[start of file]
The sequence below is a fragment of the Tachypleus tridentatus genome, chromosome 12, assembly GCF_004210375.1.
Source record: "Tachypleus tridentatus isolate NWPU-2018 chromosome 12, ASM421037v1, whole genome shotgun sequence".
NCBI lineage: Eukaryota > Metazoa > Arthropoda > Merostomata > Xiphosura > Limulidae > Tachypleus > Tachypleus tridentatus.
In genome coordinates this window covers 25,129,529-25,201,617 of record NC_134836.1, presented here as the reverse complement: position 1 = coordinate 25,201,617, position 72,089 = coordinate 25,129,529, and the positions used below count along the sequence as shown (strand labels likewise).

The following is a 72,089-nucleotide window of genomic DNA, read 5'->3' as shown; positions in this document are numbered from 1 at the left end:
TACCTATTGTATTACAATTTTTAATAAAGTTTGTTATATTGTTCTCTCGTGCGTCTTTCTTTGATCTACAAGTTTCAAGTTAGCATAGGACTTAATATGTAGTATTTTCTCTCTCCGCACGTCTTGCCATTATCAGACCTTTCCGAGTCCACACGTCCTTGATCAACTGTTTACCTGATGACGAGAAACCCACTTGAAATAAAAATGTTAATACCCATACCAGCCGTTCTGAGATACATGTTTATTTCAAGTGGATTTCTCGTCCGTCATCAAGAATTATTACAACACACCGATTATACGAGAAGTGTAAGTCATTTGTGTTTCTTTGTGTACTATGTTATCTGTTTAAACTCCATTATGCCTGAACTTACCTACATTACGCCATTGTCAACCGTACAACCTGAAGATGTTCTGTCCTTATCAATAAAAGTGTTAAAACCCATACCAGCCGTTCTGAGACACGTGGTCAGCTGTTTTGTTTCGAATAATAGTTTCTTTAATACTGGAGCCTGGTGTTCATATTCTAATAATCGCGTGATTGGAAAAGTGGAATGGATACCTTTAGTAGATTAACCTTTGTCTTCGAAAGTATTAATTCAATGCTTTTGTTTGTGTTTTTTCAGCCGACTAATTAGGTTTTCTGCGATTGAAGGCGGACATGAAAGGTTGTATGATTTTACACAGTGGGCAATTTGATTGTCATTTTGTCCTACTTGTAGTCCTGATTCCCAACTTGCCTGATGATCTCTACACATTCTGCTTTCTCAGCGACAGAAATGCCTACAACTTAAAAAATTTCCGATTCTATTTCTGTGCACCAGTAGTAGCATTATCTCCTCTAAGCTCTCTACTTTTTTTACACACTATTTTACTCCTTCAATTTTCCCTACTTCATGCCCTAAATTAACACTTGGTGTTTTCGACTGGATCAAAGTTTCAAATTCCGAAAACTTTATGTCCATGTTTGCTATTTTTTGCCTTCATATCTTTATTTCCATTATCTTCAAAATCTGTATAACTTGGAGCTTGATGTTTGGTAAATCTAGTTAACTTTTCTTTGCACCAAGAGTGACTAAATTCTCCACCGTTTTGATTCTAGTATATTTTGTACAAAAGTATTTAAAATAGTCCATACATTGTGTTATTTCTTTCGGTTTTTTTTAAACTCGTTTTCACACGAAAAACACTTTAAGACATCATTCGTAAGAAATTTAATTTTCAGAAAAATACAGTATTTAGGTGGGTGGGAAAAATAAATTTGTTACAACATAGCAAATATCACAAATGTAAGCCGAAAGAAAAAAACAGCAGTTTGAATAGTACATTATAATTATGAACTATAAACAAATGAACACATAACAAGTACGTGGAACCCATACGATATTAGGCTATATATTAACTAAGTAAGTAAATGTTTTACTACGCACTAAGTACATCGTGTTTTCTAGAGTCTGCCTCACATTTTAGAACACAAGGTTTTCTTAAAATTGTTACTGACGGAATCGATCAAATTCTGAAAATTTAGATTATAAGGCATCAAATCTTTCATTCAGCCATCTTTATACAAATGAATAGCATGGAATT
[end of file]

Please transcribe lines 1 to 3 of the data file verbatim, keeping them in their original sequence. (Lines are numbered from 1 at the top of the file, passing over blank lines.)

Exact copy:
The sequence below is a fragment of the Tachypleus tridentatus genome, chromosome 12, assembly GCF_004210375.1.
Source record: "Tachypleus tridentatus isolate NWPU-2018 chromosome 12, ASM421037v1, whole genome shotgun sequence".
NCBI lineage: Eukaryota > Metazoa > Arthropoda > Merostomata > Xiphosura > Limulidae > Tachypleus > Tachypleus tridentatus.